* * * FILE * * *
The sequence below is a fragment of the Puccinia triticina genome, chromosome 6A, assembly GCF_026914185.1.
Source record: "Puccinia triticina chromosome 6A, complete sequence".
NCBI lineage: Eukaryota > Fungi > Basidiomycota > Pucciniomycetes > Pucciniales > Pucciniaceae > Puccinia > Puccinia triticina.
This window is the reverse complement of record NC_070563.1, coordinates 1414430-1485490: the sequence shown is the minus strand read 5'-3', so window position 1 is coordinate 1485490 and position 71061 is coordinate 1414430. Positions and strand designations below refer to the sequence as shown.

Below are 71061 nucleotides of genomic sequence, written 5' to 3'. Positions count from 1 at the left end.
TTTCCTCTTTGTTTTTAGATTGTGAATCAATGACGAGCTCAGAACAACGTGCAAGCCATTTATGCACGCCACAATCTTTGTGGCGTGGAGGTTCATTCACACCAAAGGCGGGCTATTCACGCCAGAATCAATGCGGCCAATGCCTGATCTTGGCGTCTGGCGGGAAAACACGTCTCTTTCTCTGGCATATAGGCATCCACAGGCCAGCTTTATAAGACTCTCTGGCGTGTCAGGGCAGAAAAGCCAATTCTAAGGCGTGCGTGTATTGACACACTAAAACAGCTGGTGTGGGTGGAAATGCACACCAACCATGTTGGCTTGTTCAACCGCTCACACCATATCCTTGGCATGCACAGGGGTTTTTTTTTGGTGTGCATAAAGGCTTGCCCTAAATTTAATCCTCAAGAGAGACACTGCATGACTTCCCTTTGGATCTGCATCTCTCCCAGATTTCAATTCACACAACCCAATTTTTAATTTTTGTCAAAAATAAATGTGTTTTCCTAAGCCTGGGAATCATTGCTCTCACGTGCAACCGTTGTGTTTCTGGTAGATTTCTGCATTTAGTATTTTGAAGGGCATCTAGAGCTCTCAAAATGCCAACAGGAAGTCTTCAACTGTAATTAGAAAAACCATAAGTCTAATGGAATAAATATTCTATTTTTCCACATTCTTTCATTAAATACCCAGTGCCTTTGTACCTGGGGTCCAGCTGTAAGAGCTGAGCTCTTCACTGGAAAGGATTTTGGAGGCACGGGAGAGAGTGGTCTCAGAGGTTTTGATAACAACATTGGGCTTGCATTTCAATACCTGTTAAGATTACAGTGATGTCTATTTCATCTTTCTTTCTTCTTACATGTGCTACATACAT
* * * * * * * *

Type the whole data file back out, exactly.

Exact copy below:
The sequence below is a fragment of the Puccinia triticina genome, chromosome 6A, assembly GCF_026914185.1.
Source record: "Puccinia triticina chromosome 6A, complete sequence".
NCBI lineage: Eukaryota > Fungi > Basidiomycota > Pucciniomycetes > Pucciniales > Pucciniaceae > Puccinia > Puccinia triticina.
This window is the reverse complement of record NC_070563.1, coordinates 1414430-1485490: the sequence shown is the minus strand read 5'-3', so window position 1 is coordinate 1485490 and position 71061 is coordinate 1414430. Positions and strand designations below refer to the sequence as shown.

Below are 71061 nucleotides of genomic sequence, written 5' to 3'. Positions count from 1 at the left end.
TTTCCTCTTTGTTTTTAGATTGTGAATCAATGACGAGCTCAGAACAACGTGCAAGCCATTTATGCACGCCACAATCTTTGTGGCGTGGAGGTTCATTCACACCAAAGGCGGGCTATTCACGCCAGAATCAATGCGGCCAATGCCTGATCTTGGCGTCTGGCGGGAAAACACGTCTCTTTCTCTGGCATATAGGCATCCACAGGCCAGCTTTATAAGACTCTCTGGCGTGTCAGGGCAGAAAAGCCAATTCTAAGGCGTGCGTGTATTGACACACTAAAACAGCTGGTGTGGGTGGAAATGCACACCAACCATGTTGGCTTGTTCAACCGCTCACACCATATCCTTGGCATGCACAGGGGTTTTTTTTTGGTGTGCATAAAGGCTTGCCCTAAATTTAATCCTCAAGAGAGACACTGCATGACTTCCCTTTGGATCTGCATCTCTCCCAGATTTCAATTCACACAACCCAATTTTTAATTTTTGTCAAAAATAAATGTGTTTTCCTAAGCCTGGGAATCATTGCTCTCACGTGCAACCGTTGTGTTTCTGGTAGATTTCTGCATTTAGTATTTTGAAGGGCATCTAGAGCTCTCAAAATGCCAACAGGAAGTCTTCAACTGTAATTAGAAAAACCATAAGTCTAATGGAATAAATATTCTATTTTTCCACATTCTTTCATTAAATACCCAGTGCCTTTGTACCTGGGGTCCAGCTGTAAGAGCTGAGCTCTTCACTGGAAAGGATTTTGGAGGCACGGGAGAGAGTGGTCTCAGAGGTTTTGATAACAACATTGGGCTTGCATTTCAATACCTGTTAAGATTACAGTGATGTCTATTTCATCTTTCTTTCTTCTTACATGTGCTACATACAT